Zero tolerance could get stripped

Does the responsibility to protect students give school authorities the right to strip-search them? Especially when there is little probable cause?

Does attending public school mean giving up some of your constitutional rights? Especially in a post-Columbine world?

Those questions will be explored this week when the U.S. Supreme Court takes up the case of an Arizona teenager who was strip-searched in 2003 because a fellow student claimed
she gave out ibuprofen to other students.

The court should make it clear that school authorities don’t have the right to act like a dictator’s police force, ignoring basic constitutional protections, simply because they hear rumors of student activities that may violate zero-tolerance rules.

Yes, school authorities are under increasing pressure to protect students from violence and drugs. And they already operate under different standards than law enforcement officials dealing with society as a whole.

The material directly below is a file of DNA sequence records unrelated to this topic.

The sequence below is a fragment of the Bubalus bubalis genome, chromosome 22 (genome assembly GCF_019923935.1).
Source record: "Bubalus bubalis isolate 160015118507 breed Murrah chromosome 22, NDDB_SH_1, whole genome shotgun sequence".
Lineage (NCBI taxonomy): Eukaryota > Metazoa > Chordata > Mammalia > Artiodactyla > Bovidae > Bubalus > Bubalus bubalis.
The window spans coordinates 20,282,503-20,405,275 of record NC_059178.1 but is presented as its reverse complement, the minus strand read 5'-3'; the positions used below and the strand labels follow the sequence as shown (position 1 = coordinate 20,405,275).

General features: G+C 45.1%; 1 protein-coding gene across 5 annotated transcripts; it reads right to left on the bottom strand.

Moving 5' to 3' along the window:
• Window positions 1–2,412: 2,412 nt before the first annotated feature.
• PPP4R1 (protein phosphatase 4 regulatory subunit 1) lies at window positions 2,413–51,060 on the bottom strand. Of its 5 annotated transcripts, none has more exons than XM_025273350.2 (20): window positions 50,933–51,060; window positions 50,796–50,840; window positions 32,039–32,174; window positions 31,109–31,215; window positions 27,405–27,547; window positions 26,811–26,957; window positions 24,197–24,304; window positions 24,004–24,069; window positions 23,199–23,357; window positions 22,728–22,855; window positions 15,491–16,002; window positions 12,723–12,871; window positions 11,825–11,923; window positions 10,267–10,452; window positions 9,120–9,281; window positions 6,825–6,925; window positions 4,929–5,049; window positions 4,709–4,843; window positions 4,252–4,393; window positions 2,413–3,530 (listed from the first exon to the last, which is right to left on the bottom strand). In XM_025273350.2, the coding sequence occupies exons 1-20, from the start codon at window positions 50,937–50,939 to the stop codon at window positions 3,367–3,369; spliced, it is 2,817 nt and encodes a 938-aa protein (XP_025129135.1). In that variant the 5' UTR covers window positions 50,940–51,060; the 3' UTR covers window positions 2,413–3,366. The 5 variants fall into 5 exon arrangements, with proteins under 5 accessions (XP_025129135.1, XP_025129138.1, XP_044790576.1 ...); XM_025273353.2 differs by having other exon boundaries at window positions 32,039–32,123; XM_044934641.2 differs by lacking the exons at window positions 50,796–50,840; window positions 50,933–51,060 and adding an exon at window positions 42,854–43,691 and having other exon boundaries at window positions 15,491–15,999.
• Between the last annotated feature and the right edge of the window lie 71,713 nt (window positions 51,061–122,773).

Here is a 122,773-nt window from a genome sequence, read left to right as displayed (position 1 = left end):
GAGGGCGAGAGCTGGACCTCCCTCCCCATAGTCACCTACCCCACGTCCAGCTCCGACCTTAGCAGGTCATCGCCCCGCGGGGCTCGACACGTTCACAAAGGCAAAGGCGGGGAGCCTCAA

As Grand Junction High School Principal Jon Bilbo said in an article in The Daily Sentinel regarding the 10th anniversary of the killings at Columbine High School, “We have more flexibility to protect students than the police have to protect the community at large.”

For instance, schools can search student lockers or packs without a warrant. And they can order random drug tests for those involved in extracurricular activities. Those should remain.

The Arizona school where Savana Redding attended eighth grade in 2003 had a zero-tolerance rule for drugs, including over-the-counter medications such as ibuprofen without written permission from the parents.

When a vice principal was told by one of Savana’s classmates that she gave others ibuprofen, he ordered Savana’s backpack searched. Savana, a good student with no previous disciplinary problems, denied giving out drugs.

When the backpack search turned up nothing, the vice principal ordered two female employees to take Savana into a private room and search her person. They commanded her to strip to her bra and panties, then pull each of them away from her body so they could look inside. They found nothing.

It was a humiliating experience that went way beyond what was justified, based on the nature of the alleged violation and the information available to school officials.

The Supreme Court should make it clear to school officials in Arizona and around the country that the 4th Amendment prohibition against unreasonable search and seizure hasn’t been forfeited by schools’ zero-tolerance rules.


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